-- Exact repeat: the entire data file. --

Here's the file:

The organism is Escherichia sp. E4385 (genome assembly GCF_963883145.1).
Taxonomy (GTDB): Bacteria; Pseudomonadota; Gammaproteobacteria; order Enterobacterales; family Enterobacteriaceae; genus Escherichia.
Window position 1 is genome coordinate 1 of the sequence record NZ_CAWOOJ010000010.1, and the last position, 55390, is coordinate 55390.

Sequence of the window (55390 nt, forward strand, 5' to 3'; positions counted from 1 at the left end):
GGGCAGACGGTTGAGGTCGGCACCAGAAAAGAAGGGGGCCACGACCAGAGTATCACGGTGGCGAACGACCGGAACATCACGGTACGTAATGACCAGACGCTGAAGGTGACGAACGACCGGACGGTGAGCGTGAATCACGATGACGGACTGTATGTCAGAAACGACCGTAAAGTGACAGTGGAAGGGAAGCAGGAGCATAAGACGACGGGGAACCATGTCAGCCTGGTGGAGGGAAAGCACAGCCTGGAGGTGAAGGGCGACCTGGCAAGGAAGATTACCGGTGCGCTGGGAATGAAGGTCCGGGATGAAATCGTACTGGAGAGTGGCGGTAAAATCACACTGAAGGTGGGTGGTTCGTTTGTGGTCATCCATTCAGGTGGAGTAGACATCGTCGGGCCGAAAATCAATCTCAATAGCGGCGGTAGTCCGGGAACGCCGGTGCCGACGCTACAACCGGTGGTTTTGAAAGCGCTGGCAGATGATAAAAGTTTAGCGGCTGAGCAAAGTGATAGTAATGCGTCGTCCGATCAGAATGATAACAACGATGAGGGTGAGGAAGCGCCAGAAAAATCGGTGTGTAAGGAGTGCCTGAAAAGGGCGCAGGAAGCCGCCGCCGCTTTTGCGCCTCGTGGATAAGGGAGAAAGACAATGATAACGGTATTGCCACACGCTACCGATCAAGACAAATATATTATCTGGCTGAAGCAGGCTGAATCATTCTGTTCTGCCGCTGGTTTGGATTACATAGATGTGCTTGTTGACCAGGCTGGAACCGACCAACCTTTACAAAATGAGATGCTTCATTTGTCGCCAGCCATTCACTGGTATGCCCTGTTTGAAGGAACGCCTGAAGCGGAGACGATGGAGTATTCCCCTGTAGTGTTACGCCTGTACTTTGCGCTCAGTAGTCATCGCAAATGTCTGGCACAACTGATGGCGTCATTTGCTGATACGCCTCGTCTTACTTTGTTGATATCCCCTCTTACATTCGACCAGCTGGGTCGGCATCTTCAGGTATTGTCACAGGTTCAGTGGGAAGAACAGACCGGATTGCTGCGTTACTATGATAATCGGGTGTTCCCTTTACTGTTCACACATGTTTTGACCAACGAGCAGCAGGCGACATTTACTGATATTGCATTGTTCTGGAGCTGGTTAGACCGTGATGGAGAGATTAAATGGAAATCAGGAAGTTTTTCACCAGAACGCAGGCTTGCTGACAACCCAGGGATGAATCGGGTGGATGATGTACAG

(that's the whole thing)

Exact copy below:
The organism is Escherichia sp. E4385 (genome assembly GCF_963883145.1).
Taxonomy (GTDB): Bacteria; Pseudomonadota; Gammaproteobacteria; order Enterobacterales; family Enterobacteriaceae; genus Escherichia.
Window position 1 is genome coordinate 1 of the sequence record NZ_CAWOOJ010000010.1, and the last position, 55390, is coordinate 55390.

Sequence of the window (55390 nt, forward strand, 5' to 3'; positions counted from 1 at the left end):
GGGCAGACGGTTGAGGTCGGCACCAGAAAAGAAGGGGGCCACGACCAGAGTATCACGGTGGCGAACGACCGGAACATCACGGTACGTAATGACCAGACGCTGAAGGTGACGAACGACCGGACGGTGAGCGTGAATCACGATGACGGACTGTATGTCAGAAACGACCGTAAAGTGACAGTGGAAGGGAAGCAGGAGCATAAGACGACGGGGAACCATGTCAGCCTGGTGGAGGGAAAGCACAGCCTGGAGGTGAAGGGCGACCTGGCAAGGAAGATTACCGGTGCGCTGGGAATGAAGGTCCGGGATGAAATCGTACTGGAGAGTGGCGGTAAAATCACACTGAAGGTGGGTGGTTCGTTTGTGGTCATCCATTCAGGTGGAGTAGACATCGTCGGGCCGAAAATCAATCTCAATAGCGGCGGTAGTCCGGGAACGCCGGTGCCGACGCTACAACCGGTGGTTTTGAAAGCGCTGGCAGATGATAAAAGTTTAGCGGCTGAGCAAAGTGATAGTAATGCGTCGTCCGATCAGAATGATAACAACGATGAGGGTGAGGAAGCGCCAGAAAAATCGGTGTGTAAGGAGTGCCTGAAAAGGGCGCAGGAAGCCGCCGCCGCTTTTGCGCCTCGTGGATAAGGGAGAAAGACAATGATAACGGTATTGCCACACGCTACCGATCAAGACAAATATATTATCTGGCTGAAGCAGGCTGAATCATTCTGTTCTGCCGCTGGTTTGGATTACATAGATGTGCTTGTTGACCAGGCTGGAACCGACCAACCTTTACAAAATGAGATGCTTCATTTGTCGCCAGCCATTCACTGGTATGCCCTGTTTGAAGGAACGCCTGAAGCGGAGACGATGGAGTATTCCCCTGTAGTGTTACGCCTGTACTTTGCGCTCAGTAGTCATCGCAAATGTCTGGCACAACTGATGGCGTCATTTGCTGATACGCCTCGTCTTACTTTGTTGATATCCCCTCTTACATTCGACCAGCTGGGTCGGCATCTTCAGGTATTGTCACAGGTTCAGTGGGAAGAACAGACCGGATTGCTGCGTTACTATGATAATCGGGTGTTCCCTTTACTGTTCACACATGTTTTGACCAACGAGCAGCAGGCGACATTTACTGATATTGCATTGTTCTGGAGCTGGTTAGACCGTGATGGAGAGATTAAATGGAAATCAGGAAGTTTTTCACCAGAACGCAGGCTTGCTGACAACCCAGGGATGAATCGGGTGGATGATGTACAG